<p>Ben Stiller is the star, director, and primary creative voice on the new film version of James Thurber's 'The Secret Life Of Walter Mitty'</p>

Ben Stiller is the star, director, and primary creative voice on the new film version of James Thurber's 'The Secret Life Of Walter Mitty'

Credit: 20th Century Fox

Review: Ben Stiller offers up a mild 'Secret Life of Walter Mitty'

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Is this really what a quarter-century of active development leads to?

It seems particularly fitting that there is a "Benjamin Button" joke in Ben Stiller's film version of James Thurber's "The Secret Life Of Walter Mitty," since "Mitty" is the only film I can think of that's been in active development longer than "Button," at least since I moved to Los Angeles in 1990. Both were based on short stories, both offered intriguing challenges to a long line of filmmakers, and both seem to have gone through all sorts of various versions before finally ending up in front of the camera.

The greatest challenge facing any writer trying to turn Thurber's three page story into a feature film is that there's no real plot to it, and Steve Conrad's final on-screen credit is screenplay by and screen story by, which seems fair. What Conrad carried over from the story is Walter Mitty's tendency to get lost in fantasy as he views the world around him, and his deeply-seated desire to live a life of adventure, but he's had to create everything else. In the film, Mitty works in the negative department of "Life" magazine, and he has a particularly close relationship with photojournalist Sean O'Connell (Sean Penn), and in the midst of getting the news that the magazine is closing down, Mitty is informed that a particular photo of O'Connell's is going to be the magazine's final cover. Unfortunately, that single image appears to have never been sent to the magazine, and Walter has to figure out how to track down this globe-trotting figure of mystery to retrieve the negative in an effort to keep himself from being fired by the guy who was brought in to handle the transition, played by Adam Scott.

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<p>Yep. That's what it always looks like inside Mark Millar's head. ALWAYS.</p>

Yep. That's what it always looks like inside Mark Millar's head. ALWAYS.

Credit: Marvel Comics

Mark Millar seems excited by the Joe and Matthew Carnahan adaptation of 'Nemesis'

This one's going to play rough

Obviously the author of the source material is going to have some very strongly held opinions about their own work, but even so, Mark Millar appears to have popped a vein when it comes to what Joe and Matthew Carnahan are up to with the film adaptation of "Nemesis."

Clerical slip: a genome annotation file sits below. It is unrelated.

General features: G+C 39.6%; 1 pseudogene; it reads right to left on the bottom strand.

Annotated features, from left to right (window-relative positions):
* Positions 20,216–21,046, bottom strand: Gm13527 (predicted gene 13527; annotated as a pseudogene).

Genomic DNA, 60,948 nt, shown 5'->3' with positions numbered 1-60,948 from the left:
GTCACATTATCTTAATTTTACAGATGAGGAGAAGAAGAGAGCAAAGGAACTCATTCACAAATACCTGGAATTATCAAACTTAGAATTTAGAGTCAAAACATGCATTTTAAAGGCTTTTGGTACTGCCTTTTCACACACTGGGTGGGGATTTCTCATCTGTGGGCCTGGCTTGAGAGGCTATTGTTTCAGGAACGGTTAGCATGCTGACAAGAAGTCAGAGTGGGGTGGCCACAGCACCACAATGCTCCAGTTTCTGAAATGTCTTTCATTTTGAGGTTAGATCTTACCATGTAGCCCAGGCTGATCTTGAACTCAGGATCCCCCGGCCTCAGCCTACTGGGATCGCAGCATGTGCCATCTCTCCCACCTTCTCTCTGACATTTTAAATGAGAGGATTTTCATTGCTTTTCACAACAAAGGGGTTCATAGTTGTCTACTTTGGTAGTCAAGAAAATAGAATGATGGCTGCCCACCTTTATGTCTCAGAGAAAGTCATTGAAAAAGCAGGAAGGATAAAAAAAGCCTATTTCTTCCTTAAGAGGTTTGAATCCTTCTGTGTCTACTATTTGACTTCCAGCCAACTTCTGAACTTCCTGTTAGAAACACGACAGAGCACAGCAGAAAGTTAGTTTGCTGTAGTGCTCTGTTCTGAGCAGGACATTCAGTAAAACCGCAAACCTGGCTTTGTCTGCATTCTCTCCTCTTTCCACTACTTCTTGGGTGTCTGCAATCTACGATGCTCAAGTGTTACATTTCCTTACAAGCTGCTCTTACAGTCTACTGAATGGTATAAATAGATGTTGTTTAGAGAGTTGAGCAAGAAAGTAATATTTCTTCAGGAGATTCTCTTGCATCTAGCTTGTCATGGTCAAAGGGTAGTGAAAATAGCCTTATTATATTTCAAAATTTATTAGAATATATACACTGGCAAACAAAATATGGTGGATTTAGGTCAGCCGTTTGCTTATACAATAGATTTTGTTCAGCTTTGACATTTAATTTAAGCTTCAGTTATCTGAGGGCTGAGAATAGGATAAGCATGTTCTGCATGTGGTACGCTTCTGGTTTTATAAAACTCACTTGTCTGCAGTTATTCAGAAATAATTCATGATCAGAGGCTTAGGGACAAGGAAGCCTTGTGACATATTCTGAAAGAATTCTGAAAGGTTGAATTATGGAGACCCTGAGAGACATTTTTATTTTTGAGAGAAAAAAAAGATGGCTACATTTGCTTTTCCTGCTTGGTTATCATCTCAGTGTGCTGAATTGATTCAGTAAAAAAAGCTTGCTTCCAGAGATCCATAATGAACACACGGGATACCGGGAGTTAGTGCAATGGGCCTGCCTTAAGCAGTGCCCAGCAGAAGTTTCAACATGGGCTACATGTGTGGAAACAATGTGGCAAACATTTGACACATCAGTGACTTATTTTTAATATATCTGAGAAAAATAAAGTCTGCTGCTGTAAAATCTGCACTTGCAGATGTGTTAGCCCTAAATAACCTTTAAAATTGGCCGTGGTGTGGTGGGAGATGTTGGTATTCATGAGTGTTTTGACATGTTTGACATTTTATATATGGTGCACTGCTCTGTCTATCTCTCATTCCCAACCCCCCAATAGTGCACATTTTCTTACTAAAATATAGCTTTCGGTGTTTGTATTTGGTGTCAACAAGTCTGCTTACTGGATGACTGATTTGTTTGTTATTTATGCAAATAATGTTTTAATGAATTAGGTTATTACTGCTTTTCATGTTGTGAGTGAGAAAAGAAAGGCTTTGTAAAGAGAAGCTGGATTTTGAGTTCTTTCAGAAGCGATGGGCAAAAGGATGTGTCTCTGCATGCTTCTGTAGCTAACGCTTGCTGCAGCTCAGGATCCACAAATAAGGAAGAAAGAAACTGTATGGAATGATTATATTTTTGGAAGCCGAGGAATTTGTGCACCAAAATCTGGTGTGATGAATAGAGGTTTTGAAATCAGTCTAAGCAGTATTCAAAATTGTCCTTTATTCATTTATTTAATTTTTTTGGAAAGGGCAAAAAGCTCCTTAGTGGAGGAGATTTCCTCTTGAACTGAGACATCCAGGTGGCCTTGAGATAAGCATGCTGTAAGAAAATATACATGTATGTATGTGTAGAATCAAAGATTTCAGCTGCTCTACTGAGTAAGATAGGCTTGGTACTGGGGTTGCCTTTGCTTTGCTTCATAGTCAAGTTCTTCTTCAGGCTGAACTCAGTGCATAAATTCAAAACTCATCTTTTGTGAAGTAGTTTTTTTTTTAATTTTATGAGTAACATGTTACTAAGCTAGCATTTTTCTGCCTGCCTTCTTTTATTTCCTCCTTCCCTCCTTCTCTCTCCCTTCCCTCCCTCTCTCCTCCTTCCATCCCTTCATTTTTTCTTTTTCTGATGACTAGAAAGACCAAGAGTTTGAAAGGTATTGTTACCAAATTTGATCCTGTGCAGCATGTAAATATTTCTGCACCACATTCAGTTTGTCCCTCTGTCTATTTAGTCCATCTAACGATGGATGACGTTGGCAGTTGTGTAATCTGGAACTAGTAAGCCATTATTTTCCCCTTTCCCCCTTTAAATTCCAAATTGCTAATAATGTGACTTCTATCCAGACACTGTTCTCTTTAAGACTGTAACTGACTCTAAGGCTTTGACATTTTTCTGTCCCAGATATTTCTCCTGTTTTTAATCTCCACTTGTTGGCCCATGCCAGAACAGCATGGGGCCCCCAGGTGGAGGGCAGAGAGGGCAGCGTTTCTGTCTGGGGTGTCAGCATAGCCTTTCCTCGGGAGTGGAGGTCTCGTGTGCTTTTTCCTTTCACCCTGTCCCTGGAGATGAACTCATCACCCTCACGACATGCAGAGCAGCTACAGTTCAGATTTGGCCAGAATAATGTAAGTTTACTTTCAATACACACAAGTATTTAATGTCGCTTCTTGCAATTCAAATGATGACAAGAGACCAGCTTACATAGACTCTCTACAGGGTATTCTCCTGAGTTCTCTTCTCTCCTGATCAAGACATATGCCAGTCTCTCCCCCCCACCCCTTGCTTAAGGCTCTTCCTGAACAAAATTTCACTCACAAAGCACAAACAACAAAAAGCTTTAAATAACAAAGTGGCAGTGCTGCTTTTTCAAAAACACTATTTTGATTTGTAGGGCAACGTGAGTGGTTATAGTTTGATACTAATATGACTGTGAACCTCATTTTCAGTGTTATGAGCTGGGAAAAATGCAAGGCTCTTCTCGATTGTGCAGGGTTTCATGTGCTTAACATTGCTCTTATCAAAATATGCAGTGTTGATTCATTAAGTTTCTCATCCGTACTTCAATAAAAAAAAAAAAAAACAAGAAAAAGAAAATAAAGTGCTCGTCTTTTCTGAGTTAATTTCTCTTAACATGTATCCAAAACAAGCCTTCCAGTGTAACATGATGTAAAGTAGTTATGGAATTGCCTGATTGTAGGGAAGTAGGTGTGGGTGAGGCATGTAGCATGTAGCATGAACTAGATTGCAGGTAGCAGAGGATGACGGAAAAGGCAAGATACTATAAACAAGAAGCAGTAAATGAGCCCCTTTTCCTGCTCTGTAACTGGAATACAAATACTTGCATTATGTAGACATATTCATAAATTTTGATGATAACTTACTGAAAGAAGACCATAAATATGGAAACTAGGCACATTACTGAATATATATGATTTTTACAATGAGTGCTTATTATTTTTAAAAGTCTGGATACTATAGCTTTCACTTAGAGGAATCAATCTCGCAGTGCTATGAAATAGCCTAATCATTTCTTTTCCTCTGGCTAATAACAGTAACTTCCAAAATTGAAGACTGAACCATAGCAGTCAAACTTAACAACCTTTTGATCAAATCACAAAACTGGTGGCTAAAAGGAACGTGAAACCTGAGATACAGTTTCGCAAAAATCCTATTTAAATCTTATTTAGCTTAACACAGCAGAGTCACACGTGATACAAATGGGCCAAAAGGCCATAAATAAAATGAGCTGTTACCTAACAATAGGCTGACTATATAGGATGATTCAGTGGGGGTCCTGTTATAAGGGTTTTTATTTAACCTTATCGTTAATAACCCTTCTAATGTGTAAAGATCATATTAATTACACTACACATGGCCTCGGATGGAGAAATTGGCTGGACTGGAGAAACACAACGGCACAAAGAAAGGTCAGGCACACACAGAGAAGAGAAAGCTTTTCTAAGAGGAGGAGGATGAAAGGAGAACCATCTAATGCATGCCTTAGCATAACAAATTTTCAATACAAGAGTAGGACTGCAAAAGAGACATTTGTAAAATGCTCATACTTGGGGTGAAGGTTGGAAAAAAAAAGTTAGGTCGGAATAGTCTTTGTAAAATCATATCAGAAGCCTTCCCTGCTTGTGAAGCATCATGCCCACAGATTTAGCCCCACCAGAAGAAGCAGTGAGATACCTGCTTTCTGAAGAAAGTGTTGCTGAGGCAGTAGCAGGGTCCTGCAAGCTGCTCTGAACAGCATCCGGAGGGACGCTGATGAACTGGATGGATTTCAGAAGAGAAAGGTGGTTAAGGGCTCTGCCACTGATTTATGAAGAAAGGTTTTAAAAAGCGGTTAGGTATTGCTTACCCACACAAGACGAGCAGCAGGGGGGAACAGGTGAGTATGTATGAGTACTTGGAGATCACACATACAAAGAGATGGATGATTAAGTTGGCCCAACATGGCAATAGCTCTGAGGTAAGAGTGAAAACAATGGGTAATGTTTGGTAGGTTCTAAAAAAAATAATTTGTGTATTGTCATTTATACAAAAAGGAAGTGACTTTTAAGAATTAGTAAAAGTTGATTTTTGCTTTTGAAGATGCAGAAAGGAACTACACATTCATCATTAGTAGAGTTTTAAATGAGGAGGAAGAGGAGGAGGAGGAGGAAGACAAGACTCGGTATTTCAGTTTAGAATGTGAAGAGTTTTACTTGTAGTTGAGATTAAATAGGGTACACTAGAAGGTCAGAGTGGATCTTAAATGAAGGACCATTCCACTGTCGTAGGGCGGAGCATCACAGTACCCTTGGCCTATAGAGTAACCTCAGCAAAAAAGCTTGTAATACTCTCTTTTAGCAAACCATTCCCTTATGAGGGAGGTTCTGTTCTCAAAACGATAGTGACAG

Millar is not shy about serving as his own hype man, and while it has certainly earned him more than a bit of animosity over time, I think it's one of the skill sets that authors in the 21st century need to get better at, and Millar's ahead of the game. It seems like every year, there is exponentially more media competing for your attention, and if you want to cut through all that, you can't be shy about singing your own praises or talking about what you're working on.

In Millar's case, he has so many things in development that he seems almost like a non-stop cheerleader for the various filmmakers who are adapting his work these days. But in the case of "Nemesis," he's gone above and beyond. He seems to be positively swooning over the script they've adapted, and he is setting a very high bar for them when they actually do make the film.

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<p>Chris Pine's been targeted for stardom by Paramount, and 'Jack Ryan:&nbsp;Shadow Recruit' is going to be a test of his ability to shoulder an entire franchise himself.</p>

Chris Pine's been targeted for stardom by Paramount, and 'Jack Ryan: Shadow Recruit' is going to be a test of his ability to shoulder an entire franchise himself.

Credit: Paramount Pictures

'Jack Ryan: Shadow Recruit' trailer answers some questions, raises others

This definitely isn't a mild-mannered analyst this time around

So you take a pinch of Jason Bourne, you add the brash physical side of the Abrams Captain Kirk, and you set it against Kenneth Branagh directing himself as the bad guy so there is no one there to stop him from going over the top, and the result is Paramount's last best hope at rebooting the Jack Ryan franchise.

My favorite thing about this trailer is Kevin Costner front and center as the guy who brings Jack Ryan into the world of international espionage, and it seems like the biggest difference between the script I read and the final version of the film. It's a smart move, too, because Costner carries an authority that you need for this kind of movie. I really like Chris Pine, but I still think it's a gamble to basically hang every functioning Paramount franchise on the same actor. Just because I like the way he plays Captain Kirk, that doesn't automatically mean he's right for everything else.